The city of Wels
was already settled by the Romans as Ovilana and surrounded by a city wall. In the 11th century Wels belonged to the Lambach monastery and thus to the diocese of Würzburg. Through a contract of inheritance, Wels came into the possession of the Babenbergs in 1192 and in the 13th century to the Habsburgs. The Habsburgs doubled the size of the town and the present town square was created.
Town square with Lederer Tower
Houses on the town square
Arcade court in the house
Town square 34
House of Salome Alt, life companion and lover of the prince archbishop of Salzburg Wolf Dietrich von Raitenau
The castle in Wels
Emperor Maximilian I. liked to stay in Wels because he had a hunting lodge nearby. He had the castle extended in the 16th century and gave the town some privileges. In 1514 the town hall was rebuilt.
In 1519 the emperor died in the castle of Wels. He was buried in Wiener Neustadt.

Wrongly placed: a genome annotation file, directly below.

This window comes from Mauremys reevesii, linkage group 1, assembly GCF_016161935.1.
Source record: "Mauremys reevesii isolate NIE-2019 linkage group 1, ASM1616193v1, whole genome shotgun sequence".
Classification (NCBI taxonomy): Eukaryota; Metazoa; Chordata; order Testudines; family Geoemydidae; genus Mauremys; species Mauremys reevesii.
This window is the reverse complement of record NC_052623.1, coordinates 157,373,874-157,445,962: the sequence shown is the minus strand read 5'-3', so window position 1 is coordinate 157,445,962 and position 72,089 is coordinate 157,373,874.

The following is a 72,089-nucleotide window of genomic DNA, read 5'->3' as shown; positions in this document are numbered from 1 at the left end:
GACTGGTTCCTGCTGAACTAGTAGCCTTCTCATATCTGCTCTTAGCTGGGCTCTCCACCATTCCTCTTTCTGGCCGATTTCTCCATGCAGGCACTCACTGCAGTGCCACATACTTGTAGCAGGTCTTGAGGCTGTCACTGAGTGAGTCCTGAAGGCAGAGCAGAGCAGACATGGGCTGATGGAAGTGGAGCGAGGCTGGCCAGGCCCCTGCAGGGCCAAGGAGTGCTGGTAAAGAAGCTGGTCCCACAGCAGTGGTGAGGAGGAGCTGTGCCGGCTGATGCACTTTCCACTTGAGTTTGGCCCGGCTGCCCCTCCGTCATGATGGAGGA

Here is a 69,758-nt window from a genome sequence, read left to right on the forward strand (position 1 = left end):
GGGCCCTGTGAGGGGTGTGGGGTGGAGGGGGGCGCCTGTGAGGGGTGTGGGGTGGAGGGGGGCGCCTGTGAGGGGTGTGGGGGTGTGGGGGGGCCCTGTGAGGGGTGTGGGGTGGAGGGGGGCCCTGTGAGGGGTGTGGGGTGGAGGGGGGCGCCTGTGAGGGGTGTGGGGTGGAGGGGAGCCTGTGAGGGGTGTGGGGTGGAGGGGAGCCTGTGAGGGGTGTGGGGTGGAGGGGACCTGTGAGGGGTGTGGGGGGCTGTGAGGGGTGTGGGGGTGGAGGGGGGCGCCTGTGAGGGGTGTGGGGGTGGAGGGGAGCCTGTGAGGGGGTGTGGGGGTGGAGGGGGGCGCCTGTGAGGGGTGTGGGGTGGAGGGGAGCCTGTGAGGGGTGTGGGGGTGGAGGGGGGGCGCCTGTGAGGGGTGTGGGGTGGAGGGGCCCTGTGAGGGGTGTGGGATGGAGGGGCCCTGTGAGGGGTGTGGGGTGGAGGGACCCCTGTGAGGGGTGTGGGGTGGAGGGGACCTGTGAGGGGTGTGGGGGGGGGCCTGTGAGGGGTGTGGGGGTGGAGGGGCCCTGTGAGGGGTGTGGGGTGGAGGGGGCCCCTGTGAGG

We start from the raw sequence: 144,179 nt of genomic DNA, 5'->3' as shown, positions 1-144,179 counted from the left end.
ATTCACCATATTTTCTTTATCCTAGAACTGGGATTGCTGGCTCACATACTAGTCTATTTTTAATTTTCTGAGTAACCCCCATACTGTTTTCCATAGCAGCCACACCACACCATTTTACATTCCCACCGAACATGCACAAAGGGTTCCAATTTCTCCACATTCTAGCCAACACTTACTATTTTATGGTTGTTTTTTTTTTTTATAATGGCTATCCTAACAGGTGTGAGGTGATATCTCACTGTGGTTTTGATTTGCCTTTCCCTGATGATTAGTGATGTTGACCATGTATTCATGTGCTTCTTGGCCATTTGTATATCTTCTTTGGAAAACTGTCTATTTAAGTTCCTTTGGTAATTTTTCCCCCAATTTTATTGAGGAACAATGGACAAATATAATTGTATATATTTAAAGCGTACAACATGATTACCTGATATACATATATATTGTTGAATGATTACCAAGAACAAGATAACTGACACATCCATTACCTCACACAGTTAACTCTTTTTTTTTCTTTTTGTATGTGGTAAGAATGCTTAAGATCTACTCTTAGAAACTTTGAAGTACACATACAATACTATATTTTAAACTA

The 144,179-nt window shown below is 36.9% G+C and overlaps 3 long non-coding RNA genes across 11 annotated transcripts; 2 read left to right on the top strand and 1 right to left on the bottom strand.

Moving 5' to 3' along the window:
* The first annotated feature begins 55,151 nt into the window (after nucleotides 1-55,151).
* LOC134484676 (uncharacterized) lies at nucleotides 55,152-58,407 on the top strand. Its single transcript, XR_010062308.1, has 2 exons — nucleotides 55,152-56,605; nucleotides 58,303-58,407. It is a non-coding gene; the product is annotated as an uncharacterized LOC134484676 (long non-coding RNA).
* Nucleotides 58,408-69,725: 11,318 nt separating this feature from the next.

View from the castle garden to the house of Salome Alt and the parish church.
At the southern end of the town square is the Lederer Tower. From outside (picture below) you can see the course of the original city wall.
The Kremsmünsterhof (Renaissance building on the city square) served us as pilgrims' accommodation.
From the arcades of the courtyard you can see the water tower, built around 1577, which stored water drawn from the Mühlbach (mill brook), which was distributed throughout the city through a system of pipes.
Unfortunately, in the city information office of Wels they did not know about a pilgrim's stamp. I'm sure it's there in a drawer.